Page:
In honor of Hurricane Joaquin "churning” his way toward the mainland, I thought I'd post a column from 12 years ago when Hurricane Isabel churned her way through RVA and made a monstrous mess, and humiliated one of our cats in the process. (Hurricanes always churn toward places, don't they? They never saunter. Even Katrina churned toward New Orleans, a city made for sauntering if there ever were one.)
Home Style - October 2003
I was on a mission to find water, along with the rest of metropolitan Richmond, which suddenly had found itself in the path of Hurricane Isabel.
It was an interesting situation, actually. Used to be, in the days prior to a snow storm, milk was the commodity in demand for Richmond residents.
Now the populace had switched to water. When I returned home triumphantly with my prize, my wife, Stacy, suggested that I had purchased several dozen cases too many. Then she proudly held up the spoils of her own provisioning: a coffee maker that plugs into the car.
“Are you kidding me?!” I immediately snorted. “We’re not going camping! It’s a hurricane! And you thought buying all this water didn’t make sense??”
Needless to say, in the Isabel’s powerless wake, I have paid a high price for each cup of Joe.
Humiliating? Of course, but over 41 years my ego had dulled to that emotion. Not so, though, with our cats, Abbott and Costello. After all, they don’t call groups of felines prides for nothing.
It all began as Isabel’s winds were building. My wife half-filled our bathtub in case post-storm water shortages left us unable to flush, and I closed the door to keep Abbott and Costello out of mischief. At least, I thought I closed that door.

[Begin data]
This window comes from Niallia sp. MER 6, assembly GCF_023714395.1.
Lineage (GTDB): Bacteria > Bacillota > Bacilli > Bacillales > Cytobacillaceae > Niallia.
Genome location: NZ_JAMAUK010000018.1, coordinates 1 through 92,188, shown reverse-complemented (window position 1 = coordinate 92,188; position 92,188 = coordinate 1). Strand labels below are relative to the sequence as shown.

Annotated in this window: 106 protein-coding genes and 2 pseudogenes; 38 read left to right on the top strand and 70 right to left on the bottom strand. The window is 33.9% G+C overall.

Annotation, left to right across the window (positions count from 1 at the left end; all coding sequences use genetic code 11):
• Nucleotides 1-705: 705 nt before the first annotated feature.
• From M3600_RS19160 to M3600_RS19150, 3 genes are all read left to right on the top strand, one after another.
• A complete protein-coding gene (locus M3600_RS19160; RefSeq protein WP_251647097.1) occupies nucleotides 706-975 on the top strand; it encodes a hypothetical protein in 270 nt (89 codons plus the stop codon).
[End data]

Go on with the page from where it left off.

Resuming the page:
Anyway, in Friday’s wee hours, as we all slept fitfully in the family room in the midst of the storm, I slid pleasantly into a dream that involved a scantily clad Cheryl Tiegs (I was 41) playing the bongo drums. Even in my sleep I stumbled over the dream’s odd premise, but rolled with it in high hopes of getting the 1970s-era girl.
Through the rhythmic bumpity-bump of Cheryl’s drumming, though, I soon heard Stacy frantically calling my name. Strange — even after I pushed myself to groggy consciousness, I could still hear the bongos.
“One of the cats fell in the tub!” she yelled in a whisper over our sleeping children’s heads.
That explained the bongos — the cat was flailing crazily, trying to climb out of the six inches of water, and his frantic paw falls on the slick tub walls were echoing through the house. I sprang to my feet (neglecting to pick up a flashlight) and dashed to the rescue.
If we’d had lights, I would have looked like a continuous, fast-forwarded video loop of Dick Van Dyke coming home from work — tripping and falling over every piece of furniture and storm-survival tool on the floor between me and the stairs.
After stumbling up the stairs, crashing into the wall short of our bedroom door, and bursting blindly into the bathroom, I leaned into what I hoped was the tub and reached for the sound of the splashing. After grabbing and discarding the potted plant and the nightshirt that the cat had drug in with him, I finally felt matted fur and yanked out a completely soaked and thoroughly humiliated Costello.
By this time, Stacy had reached us with towels. Poor Costello — he spent the entire next day in embarrassed seclusion, meekly re-fluffing his fur and refusing to emerge for food, water or consolation. Five days later, he still hadn’t gone near the bathroom door.
Luckily for me, my pride does not get in the way of my day-to-day needs. As thousands of Richmonders lined up for coffee at the few convenience stores and fast-food joints that had power, I had no problem taking my morning java with a heaping spoonful of crow.